10/20/19 16:32:08 UTC
364.2 MHz
GARDNER, MA
THUMPER calling Huntress with presumed training tracks. Female operator
 
10/17/19 18:34:03 UTC
281.5 MHz
GARDNER, MA
Howdy 01 with Bradley Approach, 'straight in'
 
10/17/19 18:33:30 UTC
243.0 MHz
GARDNER, MA
Howdy 01 calling Bradley Approach on Guard. Told switch 281.5
 
10/08/19 22:30:50 UTC
121.000 MHz
ALBANY, NY
Polo98 doing touch and goes Stewart ANG Base
 
10/04/19 00:31:21 UTC
248.65 MHz
CHILLICOTHE, OH
Stings targeting buildings in Buckeye MOA
 

10/08/19 18:55:15 UTC
293.3/233.45 MHz
Colt flight (Maryland ANG) A-10s @ Bollen Range Ft. Indiantown Gap PA. 10/8/19
 
09/27/19 03:27:33 UTC
150.3 MHz
49Th Fts/50Th Fts Columbus Afb T-38C A/A
 
09/27/19 03:26:20 UTC
142.6250 MHz
49Th Fts/50Th Fts Columbus Afb T-38C A/A
 
09/12/19 20:44:57 UTC
151.460 MHz
?
 
09/12/19 18:37:19 UTC
34.150 MHz
PL151.4 "DZSO, *?????* one-one" "...we'll exit on the western edge of the drop zone..." ok rx, originating from Bragg? Background noise indicates helo. Often used by H64's locally. 1205h 09/11/2019 -AJ
 
09/06/19 14:18:51 UTC
125.0000 MHz
2nd alt freq used by all players, OMEGA DZ, IRON CROSS (Combat Control Team), HAVOC61 (C-130 08-5686 AE4AFB, Dyess), RAPTOR704 (N830AC AB585D SUPER PUMA of Air Center Helicopters) during simultanious operations including PAX offload from HAVOC and simulated FAT COW ops by RAPTOR. 142.25 was unusable for RAPTOR as he was in FM mode, and requested new freq. Starting 2130h 09/04/2019 at KVUJ. -AJ
 
09/06/19 14:11:15 UTC
142.250 MHz
1st alt freq used by all players, OMEGA DZ, IRON CROSS (Combat Control Team), HAVOC61 (C-130 08-5686 AE4AFB, Dyess), RAPTOR704 (N830AC SUPER PUMA of Air Center Helicopters) during initial stages including PJE passes. Starting 2100h 09/04/2019 at KVUJ. -AJ
 



Over 25 Years Custom Web and Programming Experience

Self-Contained Aircraft Radar System For Less Than $100.00

I have been using my $20 ADSB Dongle with a $35 Raspberry Pi computer in a standalone configuration to send military mode-s data to my Live Military Aircraft Mode-S Logger page. Not only does this provide the standard mode-s data as seen on other Mode-S sites, but also provides real-time altitude and signal strength graphs of military aircraft as they fly through my area. Check it out! This is Mode-S data sharing with more detailed info then other sharing sites.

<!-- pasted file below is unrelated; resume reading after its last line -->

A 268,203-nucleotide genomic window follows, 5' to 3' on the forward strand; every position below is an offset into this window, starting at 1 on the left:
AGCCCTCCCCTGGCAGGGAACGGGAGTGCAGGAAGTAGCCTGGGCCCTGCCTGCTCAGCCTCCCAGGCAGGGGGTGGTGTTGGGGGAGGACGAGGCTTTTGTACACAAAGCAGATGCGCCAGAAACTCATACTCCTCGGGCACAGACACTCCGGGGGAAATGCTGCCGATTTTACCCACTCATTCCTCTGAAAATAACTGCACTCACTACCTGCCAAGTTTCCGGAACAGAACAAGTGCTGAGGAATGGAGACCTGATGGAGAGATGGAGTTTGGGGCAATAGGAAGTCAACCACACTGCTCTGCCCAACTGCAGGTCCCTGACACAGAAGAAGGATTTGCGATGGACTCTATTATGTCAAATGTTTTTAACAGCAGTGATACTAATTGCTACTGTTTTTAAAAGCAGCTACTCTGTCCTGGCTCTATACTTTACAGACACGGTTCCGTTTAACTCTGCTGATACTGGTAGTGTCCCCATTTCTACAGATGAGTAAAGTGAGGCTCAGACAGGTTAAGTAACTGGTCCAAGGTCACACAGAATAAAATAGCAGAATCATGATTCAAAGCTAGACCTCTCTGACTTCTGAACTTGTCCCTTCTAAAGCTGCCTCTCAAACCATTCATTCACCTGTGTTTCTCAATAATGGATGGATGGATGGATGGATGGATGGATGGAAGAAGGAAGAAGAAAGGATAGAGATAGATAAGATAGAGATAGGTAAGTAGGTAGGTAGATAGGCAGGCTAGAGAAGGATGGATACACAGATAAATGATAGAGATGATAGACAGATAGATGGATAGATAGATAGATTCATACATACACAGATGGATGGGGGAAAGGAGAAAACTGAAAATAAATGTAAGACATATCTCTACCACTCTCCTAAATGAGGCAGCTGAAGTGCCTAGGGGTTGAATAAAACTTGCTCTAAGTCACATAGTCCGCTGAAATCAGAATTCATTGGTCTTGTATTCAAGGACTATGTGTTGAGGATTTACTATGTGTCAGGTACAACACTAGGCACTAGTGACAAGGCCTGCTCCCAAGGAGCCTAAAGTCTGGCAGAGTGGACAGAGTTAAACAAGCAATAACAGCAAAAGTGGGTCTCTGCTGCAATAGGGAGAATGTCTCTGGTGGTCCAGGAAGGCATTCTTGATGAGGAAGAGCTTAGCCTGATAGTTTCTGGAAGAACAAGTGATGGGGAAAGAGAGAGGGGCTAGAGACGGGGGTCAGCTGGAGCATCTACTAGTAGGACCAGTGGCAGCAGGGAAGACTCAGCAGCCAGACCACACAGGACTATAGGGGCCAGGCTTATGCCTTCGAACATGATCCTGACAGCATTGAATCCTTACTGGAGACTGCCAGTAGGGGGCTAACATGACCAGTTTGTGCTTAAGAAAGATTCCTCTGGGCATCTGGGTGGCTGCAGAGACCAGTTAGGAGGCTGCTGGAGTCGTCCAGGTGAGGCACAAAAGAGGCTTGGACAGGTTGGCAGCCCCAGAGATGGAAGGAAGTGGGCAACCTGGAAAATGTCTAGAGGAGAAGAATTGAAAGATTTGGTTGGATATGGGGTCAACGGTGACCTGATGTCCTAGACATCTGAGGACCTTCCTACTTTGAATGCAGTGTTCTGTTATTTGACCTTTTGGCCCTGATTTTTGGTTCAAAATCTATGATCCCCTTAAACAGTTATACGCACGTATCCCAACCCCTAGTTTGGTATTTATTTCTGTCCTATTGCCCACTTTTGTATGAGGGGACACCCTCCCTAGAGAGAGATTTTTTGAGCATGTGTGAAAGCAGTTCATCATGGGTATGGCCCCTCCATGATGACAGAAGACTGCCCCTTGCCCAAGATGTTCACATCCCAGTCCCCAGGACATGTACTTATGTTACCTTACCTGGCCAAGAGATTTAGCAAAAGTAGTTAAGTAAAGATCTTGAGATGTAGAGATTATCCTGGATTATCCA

This was my first project using the Raspberry Pi and the Dongle. I used the very same Dongle that I had use in my article Your Own $20 ADSB Aircraft Radar System.

If you don't have any experience using the Raspberry Pi computer you first need to see my article Raspberry Pi - Getting It Ready for Neat Scanner Projects. That article will guide you through installing an operating system, setting up the networking, and getting the Raspberry Pi computer and Dongle to talk to each other.

In this article I will guide you step by step, line by line, key stroke by key stroke on how you can build your own Mode-S Aircraft Transponder monitoring system on a single board computer. When completed it will be smaller than a TV Remote Control!

Picture of the Components Assembled into a Mode-S System
Click on Picture for larger image


A neat thing about the Pi computer is that you can connect to it via Ethernet, WiFi, or simply plug it into the HDMI connector on your TV or monitor. You can connect a mouse and keyboard directy to the Pi as well. We will be using an Ethernet cable as well as WiFi in this article. But below I have included a picture of the function system plugged into my TV just to show that it will work this way.

Below is a picture of the Raspberry Pi connected to a TV Dongle, HiDef TV, keyboard, and a crappy 5" antenna setting ontop of a DVD player. The reason only a few aircraft are being tracked in this picture is because the antenna is only 2 feet above ground level. But it shows that this is possible.

Click on Picture for larger image


This next picture is the Raspberry Pi and TV Dongle connected to my real Mode-S antenna. This is accessing the Raspberry Pi computer via WiFi. One useful project for this type of setup is that you could mount your Pi and Dongle in your attic or on your antenna tower close to the antenna there by getting improved performance since you're not going to have coax loss. Coax loss is a big deal on 1090 MHz! For more info on my real Mode-S antenna Click Here and you can build your own for about $7.00

Click on Picture for larger image


A great thing about the Mode-S software running on the Pi computer is that is it is "OpenSource" and written in the "C" programming language. I've spent nearly 30 years programming in "C" so when time permits I hope to make some modifications to the program and hopefully have it do more....but that is for a later time.

Below I've included step by step instructions so that even someone with limited computer experience can get up and running. This assumes you've already read and done the steps as outlined in Raspberry Pi - Getting It Ready for Neat Scanner Projects.

Download and Install the DUMP1090 Software

  • 1) This is a pretty easy step, simply type the following commands:
    • cd /home/pi/
    • git clone git://github.com/MalcolmRobb/dump1090.git Besure you use Capital Letters where shown!
    • cd dump1090
    • make
    • sudo apt-get install pkg-config
    • make


  • 2) See it work! Type ./dump1090 --interactive making sure you put the 2 dashes before interactive. You should now see a screen with hexcodes and other aircraft info.


I hope you've enjoyed this article.